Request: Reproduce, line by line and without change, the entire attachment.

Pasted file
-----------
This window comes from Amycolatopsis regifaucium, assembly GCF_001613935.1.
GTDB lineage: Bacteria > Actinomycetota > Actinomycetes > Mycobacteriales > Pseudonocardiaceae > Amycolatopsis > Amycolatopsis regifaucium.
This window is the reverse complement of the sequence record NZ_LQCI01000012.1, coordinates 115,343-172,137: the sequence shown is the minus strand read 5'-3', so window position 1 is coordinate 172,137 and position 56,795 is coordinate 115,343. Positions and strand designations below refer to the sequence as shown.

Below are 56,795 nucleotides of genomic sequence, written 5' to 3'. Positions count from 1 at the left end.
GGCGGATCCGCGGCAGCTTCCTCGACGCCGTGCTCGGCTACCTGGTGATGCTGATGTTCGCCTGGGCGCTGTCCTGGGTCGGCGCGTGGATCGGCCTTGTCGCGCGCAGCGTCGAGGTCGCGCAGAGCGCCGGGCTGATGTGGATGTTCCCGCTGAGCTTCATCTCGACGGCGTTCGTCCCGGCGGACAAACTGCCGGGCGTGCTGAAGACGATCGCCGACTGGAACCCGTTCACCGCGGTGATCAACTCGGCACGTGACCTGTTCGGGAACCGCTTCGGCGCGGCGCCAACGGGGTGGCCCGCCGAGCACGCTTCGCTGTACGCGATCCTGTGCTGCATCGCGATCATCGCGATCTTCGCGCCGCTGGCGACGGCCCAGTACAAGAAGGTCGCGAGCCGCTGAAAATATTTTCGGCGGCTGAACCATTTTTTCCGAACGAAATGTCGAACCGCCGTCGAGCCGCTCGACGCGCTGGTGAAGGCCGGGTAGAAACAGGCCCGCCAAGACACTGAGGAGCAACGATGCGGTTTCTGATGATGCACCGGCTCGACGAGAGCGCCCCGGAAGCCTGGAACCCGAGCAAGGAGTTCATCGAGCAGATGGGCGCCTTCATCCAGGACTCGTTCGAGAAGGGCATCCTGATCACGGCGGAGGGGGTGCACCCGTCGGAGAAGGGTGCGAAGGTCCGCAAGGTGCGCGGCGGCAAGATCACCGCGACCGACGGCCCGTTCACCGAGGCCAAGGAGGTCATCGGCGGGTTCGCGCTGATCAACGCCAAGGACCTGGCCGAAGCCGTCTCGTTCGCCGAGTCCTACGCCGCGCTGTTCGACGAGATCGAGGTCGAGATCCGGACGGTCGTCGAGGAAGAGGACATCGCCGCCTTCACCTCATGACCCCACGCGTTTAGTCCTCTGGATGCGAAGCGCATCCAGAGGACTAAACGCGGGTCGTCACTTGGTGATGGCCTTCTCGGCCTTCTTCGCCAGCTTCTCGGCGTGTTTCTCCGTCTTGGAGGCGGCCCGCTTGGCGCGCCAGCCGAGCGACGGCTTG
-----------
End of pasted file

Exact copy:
This window comes from Amycolatopsis regifaucium, assembly GCF_001613935.1.
GTDB lineage: Bacteria > Actinomycetota > Actinomycetes > Mycobacteriales > Pseudonocardiaceae > Amycolatopsis > Amycolatopsis regifaucium.
This window is the reverse complement of the sequence record NZ_LQCI01000012.1, coordinates 115,343-172,137: the sequence shown is the minus strand read 5'-3', so window position 1 is coordinate 172,137 and position 56,795 is coordinate 115,343. Positions and strand designations below refer to the sequence as shown.

Below are 56,795 nucleotides of genomic sequence, written 5' to 3'. Positions count from 1 at the left end.
GGCGGATCCGCGGCAGCTTCCTCGACGCCGTGCTCGGCTACCTGGTGATGCTGATGTTCGCCTGGGCGCTGTCCTGGGTCGGCGCGTGGATCGGCCTTGTCGCGCGCAGCGTCGAGGTCGCGCAGAGCGCCGGGCTGATGTGGATGTTCCCGCTGAGCTTCATCTCGACGGCGTTCGTCCCGGCGGACAAACTGCCGGGCGTGCTGAAGACGATCGCCGACTGGAACCCGTTCACCGCGGTGATCAACTCGGCACGTGACCTGTTCGGGAACCGCTTCGGCGCGGCGCCAACGGGGTGGCCCGCCGAGCACGCTTCGCTGTACGCGATCCTGTGCTGCATCGCGATCATCGCGATCTTCGCGCCGCTGGCGACGGCCCAGTACAAGAAGGTCGCGAGCCGCTGAAAATATTTTCGGCGGCTGAACCATTTTTTCCGAACGAAATGTCGAACCGCCGTCGAGCCGCTCGACGCGCTGGTGAAGGCCGGGTAGAAACAGGCCCGCCAAGACACTGAGGAGCAACGATGCGGTTTCTGATGATGCACCGGCTCGACGAGAGCGCCCCGGAAGCCTGGAACCCGAGCAAGGAGTTCATCGAGCAGATGGGCGCCTTCATCCAGGACTCGTTCGAGAAGGGCATCCTGATCACGGCGGAGGGGGTGCACCCGTCGGAGAAGGGTGCGAAGGTCCGCAAGGTGCGCGGCGGCAAGATCACCGCGACCGACGGCCCGTTCACCGAGGCCAAGGAGGTCATCGGCGGGTTCGCGCTGATCAACGCCAAGGACCTGGCCGAAGCCGTCTCGTTCGCCGAGTCCTACGCCGCGCTGTTCGACGAGATCGAGGTCGAGATCCGGACGGTCGTCGAGGAAGAGGACATCGCCGCCTTCACCTCATGACCCCACGCGTTTAGTCCTCTGGATGCGAAGCGCATCCAGAGGACTAAACGCGGGTCGTCACTTGGTGATGGCCTTCTCGGCCTTCTTCGCCAGCTTCTCGGCGTGTTTCTCCGTCTTGGAGGCGGCCCGCTTGGCGCGCCAGCCGAGCGACGGCTTG